EV manufacturers scramble to develop in-house test and design validation capabilities, including for testing batteries...
Tesla’s bid to control its entire electric vehicle design and production cycle with the introduction of a “tab-less” battery cell and other innovations also represents a scaling problem that will require stringent testing of the central power component of EV designs.
As the power source for all other EV components, validating battery performance remains critical as innovators like Tesla seek to ramp operations around new battery technologies that promise to increase range and power density. Test engineers also predict design and chemistry innovations like Tesla’s will have a ripple effect on battery management systems (BMS) and the subsystems they increasingly control.
For example, they point to designs based on Volkswagen Group’s ID.3 battery. “Audi had a lot of issues with the ID.3 platform because they were introducing this new requirement on all the subsystems on the car to ask permission of the BMS,” said Jeffrey Phillips of National Instruments’ Transportation Business Unit.
That introduces another layer of design complexity during system integration and testing. Hence, vendors like National Instruments assert that Tesla’s battery innovation will increase the need for rigorous test and validation as EV architectures are centered on battery management.
Whether Tesla has confronted those design verification challenges is unknown. What the EV maker did reveal during its “Battery Day” in September was a novel tab-less battery design said to yield five times more storage capacity, a six-fold increase in power and a 16 percent increase in range. The company is promoting the battery prototype as a way of pricing EVs in the same range as gasoline-powered cars.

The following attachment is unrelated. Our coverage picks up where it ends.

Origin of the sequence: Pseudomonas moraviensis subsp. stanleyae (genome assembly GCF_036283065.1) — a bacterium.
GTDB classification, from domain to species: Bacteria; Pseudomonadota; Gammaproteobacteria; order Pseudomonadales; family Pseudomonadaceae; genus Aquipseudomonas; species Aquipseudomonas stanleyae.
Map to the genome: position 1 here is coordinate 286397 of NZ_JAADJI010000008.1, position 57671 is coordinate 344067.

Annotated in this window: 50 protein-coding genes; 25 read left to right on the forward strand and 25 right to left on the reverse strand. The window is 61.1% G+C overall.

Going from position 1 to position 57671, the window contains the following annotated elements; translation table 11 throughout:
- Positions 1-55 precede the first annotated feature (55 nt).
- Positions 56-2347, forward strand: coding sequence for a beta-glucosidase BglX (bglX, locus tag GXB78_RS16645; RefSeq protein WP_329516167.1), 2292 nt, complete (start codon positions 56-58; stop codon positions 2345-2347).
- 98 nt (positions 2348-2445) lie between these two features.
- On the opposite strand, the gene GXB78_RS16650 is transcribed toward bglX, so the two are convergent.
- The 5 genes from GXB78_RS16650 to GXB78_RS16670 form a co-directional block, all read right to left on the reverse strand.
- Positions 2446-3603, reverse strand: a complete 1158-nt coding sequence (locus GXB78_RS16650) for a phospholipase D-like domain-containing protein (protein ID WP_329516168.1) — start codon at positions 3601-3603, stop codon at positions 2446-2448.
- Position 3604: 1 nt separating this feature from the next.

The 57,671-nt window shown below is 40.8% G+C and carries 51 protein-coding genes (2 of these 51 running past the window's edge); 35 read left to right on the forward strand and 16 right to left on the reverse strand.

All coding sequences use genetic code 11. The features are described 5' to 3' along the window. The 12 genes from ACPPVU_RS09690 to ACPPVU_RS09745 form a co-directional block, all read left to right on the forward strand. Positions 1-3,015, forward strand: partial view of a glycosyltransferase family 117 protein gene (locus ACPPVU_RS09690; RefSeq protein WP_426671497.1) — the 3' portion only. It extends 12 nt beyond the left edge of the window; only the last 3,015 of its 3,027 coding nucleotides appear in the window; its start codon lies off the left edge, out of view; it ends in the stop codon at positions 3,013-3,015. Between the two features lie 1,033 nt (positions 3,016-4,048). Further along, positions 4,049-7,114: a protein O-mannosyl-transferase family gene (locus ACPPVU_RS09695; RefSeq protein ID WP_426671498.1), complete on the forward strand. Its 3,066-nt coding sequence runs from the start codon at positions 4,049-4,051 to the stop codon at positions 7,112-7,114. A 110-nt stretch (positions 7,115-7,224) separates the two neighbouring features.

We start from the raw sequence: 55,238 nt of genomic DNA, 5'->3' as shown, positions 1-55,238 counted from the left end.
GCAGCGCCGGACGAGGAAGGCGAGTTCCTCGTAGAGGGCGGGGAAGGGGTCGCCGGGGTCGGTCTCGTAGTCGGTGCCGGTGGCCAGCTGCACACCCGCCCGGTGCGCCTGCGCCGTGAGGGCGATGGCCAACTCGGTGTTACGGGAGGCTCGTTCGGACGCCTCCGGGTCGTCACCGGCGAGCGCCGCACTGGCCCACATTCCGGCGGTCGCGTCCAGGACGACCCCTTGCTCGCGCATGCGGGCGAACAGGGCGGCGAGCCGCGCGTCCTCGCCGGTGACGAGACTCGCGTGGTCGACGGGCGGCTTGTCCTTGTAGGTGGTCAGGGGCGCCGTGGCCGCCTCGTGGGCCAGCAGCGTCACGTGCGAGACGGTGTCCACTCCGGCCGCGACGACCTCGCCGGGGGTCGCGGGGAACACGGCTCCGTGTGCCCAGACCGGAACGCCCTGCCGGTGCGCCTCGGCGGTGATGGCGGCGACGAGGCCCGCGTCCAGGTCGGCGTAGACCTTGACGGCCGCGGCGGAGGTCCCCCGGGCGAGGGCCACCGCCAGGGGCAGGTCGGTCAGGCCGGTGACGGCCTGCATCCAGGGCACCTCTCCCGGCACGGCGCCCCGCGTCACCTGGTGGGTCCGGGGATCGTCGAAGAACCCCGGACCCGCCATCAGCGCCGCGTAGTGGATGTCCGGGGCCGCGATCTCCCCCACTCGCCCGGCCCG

The larger cells (46 by 80 millimeters) would also become the hub for future Tesla designs, managing power distribution to virtually all vehicle subsystems. That ambitious design approach presents new testing and design validation challenges, experts note.
Tesla said its battery design eliminates tabs that connect battery cells and allows them to discharge, thereby eliminating a weak point in current battery designs. The larger, cylindrical cell design actually creates a shorter electrical path. Along with greater energy density, the tab-less batteries are forecast to halve manufacturing costs—if and when Tesla moves from prototype to full-scale production.
The trick will be validating the new battery design during testing as Tesla attempts to scale manufacturing, Phillips said. Battery testing alone can take months, he added.
“The concept of building and maintaining your own test system, designs and architecture so that you can make your changes is a concept that’s still fairly new to automotive,” said Phillips. Among the reasons is that auto makers have their own integrated supply chain and usually work with test providers who are focused on automotive applications.
“It’s been a fundamental shift for a lot of companies,” Phillips added in an interview.
Tesla’s approach could mean designing a new test system from scratch to account for I/O and other vehicles requirements, according to Phillips.
National instruments, its automotive test business thriving as EV makers struggle to validate designs, stresses modularity and flexibility in its automotive test regime. Its PXI test system encompasses a software stack incorporating programming languages like Python and C and another layer connecting systems with systems.
Those and other automotive test platforms must account for the growing complexity of EV designs that will incorporate 5G wireless for self-driving, data security and infotainment systems — upgrades increasingly controlled by the battery management system.
“There’s so much unknown” about how these subsystems will interact, Phillips said, and car manufacturers can count on increasing complexity as EV architectures are built around battery innovations.
The goal is “safe production of automotive components at scale,” Phillips stressed. That’s “the next inflection point for Tesla,” he adds, a safe and reliable design that is within Tesla’s reach if the car maker succeeds in harnessing its entire design and production workflow, beginning with the power supply.
Tesla founder Elon Musk “has rethought the whole integration chain,” Phillips said, taking a holistic approach that includes in-house production of long-range batteries, a move Phillips notes could also have wide-ranging consequences for power storage on an emerging smart grid.